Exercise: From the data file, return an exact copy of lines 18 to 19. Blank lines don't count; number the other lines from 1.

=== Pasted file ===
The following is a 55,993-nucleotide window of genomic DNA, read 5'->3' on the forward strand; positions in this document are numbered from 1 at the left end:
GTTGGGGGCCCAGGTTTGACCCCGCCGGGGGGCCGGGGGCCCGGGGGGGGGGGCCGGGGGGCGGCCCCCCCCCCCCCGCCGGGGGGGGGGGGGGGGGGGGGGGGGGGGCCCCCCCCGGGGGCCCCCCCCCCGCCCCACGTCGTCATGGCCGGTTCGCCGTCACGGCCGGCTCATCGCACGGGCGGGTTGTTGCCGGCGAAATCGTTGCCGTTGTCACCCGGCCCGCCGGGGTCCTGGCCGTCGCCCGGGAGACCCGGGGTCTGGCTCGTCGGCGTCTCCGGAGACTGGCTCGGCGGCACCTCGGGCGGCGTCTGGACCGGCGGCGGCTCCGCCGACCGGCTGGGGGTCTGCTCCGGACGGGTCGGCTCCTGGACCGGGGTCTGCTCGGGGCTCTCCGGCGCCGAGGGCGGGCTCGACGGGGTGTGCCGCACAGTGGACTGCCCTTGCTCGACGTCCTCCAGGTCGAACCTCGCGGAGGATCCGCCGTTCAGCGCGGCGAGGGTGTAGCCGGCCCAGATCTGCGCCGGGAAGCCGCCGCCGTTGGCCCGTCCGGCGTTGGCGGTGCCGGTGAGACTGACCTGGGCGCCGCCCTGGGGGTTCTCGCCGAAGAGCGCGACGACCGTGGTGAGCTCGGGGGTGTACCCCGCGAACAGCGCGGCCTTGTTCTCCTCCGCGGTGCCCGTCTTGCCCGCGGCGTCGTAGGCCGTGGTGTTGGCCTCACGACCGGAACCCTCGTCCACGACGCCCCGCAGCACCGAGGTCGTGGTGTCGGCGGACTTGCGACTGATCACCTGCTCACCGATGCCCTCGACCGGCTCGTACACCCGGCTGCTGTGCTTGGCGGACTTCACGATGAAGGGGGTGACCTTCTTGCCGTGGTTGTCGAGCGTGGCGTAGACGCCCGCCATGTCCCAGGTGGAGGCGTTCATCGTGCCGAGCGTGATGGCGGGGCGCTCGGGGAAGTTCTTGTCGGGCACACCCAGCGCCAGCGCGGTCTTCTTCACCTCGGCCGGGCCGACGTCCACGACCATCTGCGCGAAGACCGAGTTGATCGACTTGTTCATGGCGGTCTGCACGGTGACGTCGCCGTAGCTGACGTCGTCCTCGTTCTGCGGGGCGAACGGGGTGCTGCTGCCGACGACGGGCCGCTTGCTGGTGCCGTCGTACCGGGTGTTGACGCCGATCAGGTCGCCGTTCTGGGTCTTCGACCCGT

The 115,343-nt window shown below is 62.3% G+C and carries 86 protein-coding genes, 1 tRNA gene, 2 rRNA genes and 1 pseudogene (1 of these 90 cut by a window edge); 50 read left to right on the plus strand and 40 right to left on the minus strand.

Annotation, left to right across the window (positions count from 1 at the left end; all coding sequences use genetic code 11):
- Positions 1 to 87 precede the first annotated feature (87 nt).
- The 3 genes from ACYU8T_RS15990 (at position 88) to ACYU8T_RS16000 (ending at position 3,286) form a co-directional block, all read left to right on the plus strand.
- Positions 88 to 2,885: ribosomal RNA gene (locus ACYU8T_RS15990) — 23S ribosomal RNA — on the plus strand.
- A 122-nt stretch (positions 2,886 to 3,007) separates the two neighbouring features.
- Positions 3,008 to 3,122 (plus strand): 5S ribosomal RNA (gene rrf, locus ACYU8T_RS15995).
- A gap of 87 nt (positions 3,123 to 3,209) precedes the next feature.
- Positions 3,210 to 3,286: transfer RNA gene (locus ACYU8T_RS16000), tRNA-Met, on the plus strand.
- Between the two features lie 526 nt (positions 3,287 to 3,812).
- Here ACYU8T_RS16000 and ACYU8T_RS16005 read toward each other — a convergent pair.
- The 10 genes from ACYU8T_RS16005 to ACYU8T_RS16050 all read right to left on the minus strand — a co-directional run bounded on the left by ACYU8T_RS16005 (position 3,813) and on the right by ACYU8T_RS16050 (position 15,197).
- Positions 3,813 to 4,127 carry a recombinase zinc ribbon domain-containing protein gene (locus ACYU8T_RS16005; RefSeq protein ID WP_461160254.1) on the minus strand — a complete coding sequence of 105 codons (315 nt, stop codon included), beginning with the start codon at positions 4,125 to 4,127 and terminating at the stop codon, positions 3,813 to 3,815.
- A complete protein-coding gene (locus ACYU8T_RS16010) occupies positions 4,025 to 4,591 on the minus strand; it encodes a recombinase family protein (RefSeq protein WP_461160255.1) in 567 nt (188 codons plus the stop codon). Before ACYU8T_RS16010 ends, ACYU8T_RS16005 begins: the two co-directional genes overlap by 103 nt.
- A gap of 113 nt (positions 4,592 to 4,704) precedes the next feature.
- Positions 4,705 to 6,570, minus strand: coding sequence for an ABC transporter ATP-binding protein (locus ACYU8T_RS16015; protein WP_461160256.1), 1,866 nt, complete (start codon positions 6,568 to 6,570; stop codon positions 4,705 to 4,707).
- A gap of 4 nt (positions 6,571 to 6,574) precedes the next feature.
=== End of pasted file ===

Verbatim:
- Positions 4,705 to 6,570, minus strand: coding sequence for an ABC transporter ATP-binding protein (locus ACYU8T_RS16015; protein WP_461160256.1), 1,866 nt, complete (start codon positions 6,568 to 6,570; stop codon positions 4,705 to 4,707).
- A gap of 4 nt (positions 6,571 to 6,574) precedes the next feature.